Before the days of streaming, most Americans imagined Hollywood as the center of entertainment production for the world. Launch your favorite streaming platform, however, and you might be greeted with an entirely different picture.
International megahits like the French crime caper “Lupin” equal and even outpace audience numbers of American shows, and every year companies like Netflix spend more money and labor to expand this global catalog of programming.
How did we get here?
UC Santa Barbara’s Carsey-Wolf Center (CWC) will explore this brave new world during the fall and winter terms with “Global TV,” a public programming series that examines how some programs and formats today have decoupled from their national bases of production and distribution. The four events currently scheduled for fall will include discussions with UCSB scholars and principals from the shows.
“The modern television landscape is evolving, and we want to explore our changing viewing habits as contemporary television is uprooted from domestic contexts and travels across national boundaries,” said Patrice Petro, the Dick Wolf Director of the CWC who holds the Presidential Chair in media studies. “As we developed this series, we were curious about why certain programs are able to find loyal audiences outside their national origins, and we wanted to ask questions about the role of streaming and creative labor in shaping this new and exciting television landscape.”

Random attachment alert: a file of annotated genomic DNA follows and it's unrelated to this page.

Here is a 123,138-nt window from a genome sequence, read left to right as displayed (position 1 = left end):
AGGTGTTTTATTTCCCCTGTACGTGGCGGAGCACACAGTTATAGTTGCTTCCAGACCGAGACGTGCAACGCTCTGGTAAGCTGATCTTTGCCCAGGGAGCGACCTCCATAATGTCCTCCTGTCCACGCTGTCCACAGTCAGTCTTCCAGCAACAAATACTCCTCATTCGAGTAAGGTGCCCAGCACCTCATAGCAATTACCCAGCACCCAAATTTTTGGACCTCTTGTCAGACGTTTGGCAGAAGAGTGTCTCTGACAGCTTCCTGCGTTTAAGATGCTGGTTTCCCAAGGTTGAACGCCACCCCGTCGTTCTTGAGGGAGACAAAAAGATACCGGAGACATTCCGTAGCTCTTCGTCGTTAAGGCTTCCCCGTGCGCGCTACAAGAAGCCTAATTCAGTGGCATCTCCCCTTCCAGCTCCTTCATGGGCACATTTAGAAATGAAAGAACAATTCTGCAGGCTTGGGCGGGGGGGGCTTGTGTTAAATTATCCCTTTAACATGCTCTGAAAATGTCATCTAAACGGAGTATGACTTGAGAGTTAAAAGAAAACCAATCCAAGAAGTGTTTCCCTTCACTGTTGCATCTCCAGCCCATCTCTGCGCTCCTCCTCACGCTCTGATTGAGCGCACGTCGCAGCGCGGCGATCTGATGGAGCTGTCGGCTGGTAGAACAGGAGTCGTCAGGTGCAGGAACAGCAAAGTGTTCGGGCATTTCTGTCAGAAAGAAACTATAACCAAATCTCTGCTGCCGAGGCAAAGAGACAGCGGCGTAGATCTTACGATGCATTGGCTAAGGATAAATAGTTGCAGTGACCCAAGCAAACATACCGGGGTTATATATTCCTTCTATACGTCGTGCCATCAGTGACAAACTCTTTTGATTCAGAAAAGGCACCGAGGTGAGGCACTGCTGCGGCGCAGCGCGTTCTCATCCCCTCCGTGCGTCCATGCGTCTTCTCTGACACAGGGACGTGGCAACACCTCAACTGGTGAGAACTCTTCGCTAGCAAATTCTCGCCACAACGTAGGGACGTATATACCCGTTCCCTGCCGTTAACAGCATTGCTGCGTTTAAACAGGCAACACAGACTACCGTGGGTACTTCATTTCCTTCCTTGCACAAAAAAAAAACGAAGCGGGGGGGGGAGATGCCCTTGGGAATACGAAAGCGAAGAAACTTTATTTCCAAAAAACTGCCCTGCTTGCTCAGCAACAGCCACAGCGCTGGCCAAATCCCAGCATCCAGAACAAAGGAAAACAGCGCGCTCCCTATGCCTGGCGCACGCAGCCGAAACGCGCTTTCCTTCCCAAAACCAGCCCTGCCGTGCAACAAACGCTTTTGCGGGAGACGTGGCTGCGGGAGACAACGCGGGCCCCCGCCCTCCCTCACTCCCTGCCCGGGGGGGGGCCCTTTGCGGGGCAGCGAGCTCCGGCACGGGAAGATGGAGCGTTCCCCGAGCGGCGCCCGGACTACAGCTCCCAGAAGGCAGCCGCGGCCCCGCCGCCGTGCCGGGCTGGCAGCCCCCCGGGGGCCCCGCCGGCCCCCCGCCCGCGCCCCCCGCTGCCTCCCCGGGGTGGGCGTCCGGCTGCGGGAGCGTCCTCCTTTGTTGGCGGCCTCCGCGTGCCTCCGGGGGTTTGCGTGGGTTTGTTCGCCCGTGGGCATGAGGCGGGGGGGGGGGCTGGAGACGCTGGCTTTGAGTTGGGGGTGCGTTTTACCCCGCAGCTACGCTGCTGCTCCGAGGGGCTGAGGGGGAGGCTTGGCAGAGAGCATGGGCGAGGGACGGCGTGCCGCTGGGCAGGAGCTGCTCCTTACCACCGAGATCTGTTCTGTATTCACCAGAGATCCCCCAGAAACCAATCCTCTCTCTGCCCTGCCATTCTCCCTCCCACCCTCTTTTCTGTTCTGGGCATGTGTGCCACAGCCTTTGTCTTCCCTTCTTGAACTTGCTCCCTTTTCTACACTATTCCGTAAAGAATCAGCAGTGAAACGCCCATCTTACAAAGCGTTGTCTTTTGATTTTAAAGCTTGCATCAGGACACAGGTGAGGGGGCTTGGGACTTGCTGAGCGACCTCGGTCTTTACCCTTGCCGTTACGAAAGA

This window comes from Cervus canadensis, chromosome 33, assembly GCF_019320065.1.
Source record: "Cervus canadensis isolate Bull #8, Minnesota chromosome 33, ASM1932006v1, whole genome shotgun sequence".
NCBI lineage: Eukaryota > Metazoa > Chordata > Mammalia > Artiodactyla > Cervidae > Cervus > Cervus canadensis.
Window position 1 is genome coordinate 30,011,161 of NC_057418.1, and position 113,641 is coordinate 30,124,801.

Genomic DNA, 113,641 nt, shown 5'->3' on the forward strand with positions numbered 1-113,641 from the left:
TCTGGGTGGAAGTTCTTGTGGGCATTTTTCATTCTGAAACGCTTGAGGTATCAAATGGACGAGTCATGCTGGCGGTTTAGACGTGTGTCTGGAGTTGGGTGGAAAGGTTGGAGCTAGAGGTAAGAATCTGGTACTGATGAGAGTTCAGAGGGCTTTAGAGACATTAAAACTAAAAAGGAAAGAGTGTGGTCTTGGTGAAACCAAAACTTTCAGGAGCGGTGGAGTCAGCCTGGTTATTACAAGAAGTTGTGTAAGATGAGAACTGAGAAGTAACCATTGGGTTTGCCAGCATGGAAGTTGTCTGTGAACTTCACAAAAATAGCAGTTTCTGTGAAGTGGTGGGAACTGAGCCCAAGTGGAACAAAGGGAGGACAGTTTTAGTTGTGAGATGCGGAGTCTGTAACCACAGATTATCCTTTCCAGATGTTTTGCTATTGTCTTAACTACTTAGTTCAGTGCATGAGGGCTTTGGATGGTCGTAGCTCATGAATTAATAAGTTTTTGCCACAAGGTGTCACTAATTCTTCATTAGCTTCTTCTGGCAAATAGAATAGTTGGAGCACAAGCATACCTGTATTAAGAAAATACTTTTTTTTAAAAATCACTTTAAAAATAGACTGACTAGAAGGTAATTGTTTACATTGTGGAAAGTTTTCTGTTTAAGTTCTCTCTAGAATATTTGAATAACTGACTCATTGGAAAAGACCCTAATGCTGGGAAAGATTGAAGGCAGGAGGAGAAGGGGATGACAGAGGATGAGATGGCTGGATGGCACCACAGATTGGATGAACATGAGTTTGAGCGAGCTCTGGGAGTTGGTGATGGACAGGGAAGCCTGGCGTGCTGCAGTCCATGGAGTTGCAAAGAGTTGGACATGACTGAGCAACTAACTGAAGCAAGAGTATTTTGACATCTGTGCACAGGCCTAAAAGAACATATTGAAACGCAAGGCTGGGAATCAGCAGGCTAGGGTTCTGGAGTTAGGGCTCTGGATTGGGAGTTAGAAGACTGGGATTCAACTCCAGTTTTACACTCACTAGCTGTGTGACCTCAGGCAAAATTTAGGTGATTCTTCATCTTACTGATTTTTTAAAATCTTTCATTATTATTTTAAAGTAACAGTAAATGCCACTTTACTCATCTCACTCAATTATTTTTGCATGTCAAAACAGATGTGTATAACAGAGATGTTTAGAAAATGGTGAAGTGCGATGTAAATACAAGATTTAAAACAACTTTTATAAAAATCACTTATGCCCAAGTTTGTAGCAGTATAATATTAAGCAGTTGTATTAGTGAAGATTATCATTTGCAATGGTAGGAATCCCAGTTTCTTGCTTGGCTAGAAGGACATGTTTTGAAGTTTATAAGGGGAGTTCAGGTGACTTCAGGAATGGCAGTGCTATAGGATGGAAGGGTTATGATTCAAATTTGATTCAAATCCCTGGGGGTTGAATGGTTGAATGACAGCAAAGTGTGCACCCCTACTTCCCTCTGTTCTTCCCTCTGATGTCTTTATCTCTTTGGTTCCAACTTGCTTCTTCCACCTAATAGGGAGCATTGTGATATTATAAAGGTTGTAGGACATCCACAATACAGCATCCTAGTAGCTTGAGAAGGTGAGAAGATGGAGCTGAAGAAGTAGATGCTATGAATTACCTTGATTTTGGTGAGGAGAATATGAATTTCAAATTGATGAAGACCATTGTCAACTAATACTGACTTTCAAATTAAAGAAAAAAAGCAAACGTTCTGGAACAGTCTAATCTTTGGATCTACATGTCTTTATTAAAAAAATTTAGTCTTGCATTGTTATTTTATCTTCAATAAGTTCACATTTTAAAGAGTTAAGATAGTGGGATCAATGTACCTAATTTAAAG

Each event is free and will take place via Zoom. Registration is required.
“Global TV” begins Thursday, Oct. 7, from 4 to 5 p.m. with “Richard III” from “The Hollow Crown,” a British series of full-length adaptions of Shakespeare’s plays about the Wars of the Roses. Writer Ben Power will join James McNamara, a lecturer in UCSB’s Department of Film and Media Studies, for a discussion of the production, which stars Benedict Cumberbatch.
The event itself will not include a screening. “The Hollow Crown” may be streamed in advance on Amazon Prime. The CWC will offer a free Zoom screening of the episode Wednesday, Oct. 6 at 7 p.m.
Next up is “Shadow,” Saturday, Oct. 9, from 1 to 2 p.m. The gritty crime drama is Netflix’s first from South Africa. Series co-creator Gareth Crocker will join Wendy Eley Jackson, a lecturer in film and media studies, for a virtual discussion about the show. “Shadow” is available for streaming on Netflix.
Third in the series is “Babylon Berlin,” Thursday, Oct. 28, from 4 to 5 p.m. The German neo-noir, set in the Weimar Republic, is viewed in more than 100 countries. Petro will join Emmy-winning UCSB alum Scott Frank, a filmmaker who co-created “The Queen’s Gambit,” to talk about “Babylon Berlin.” The show is available on Netflix for streaming in advance. Registration will close one hour before the event.
The fall series concludes with the French hit “Lupin,” Tuesday, Nov. 9, from 7 to 8 p.m. Based on the early 20th-century books by Maurice Leblanc, the show is a contemporary spin on gentleman thief Arsène Lupin. Discussing the series will be UCSB scholars Lisa Parks, a distinguished professor of film and media studies; Jean Beaman, an associate professor of sociology; and France Winddance Twine, a professor of sociology. They will discuss the series’ success and the way it deals with issues of race, immigrant culture and contemporary Paris.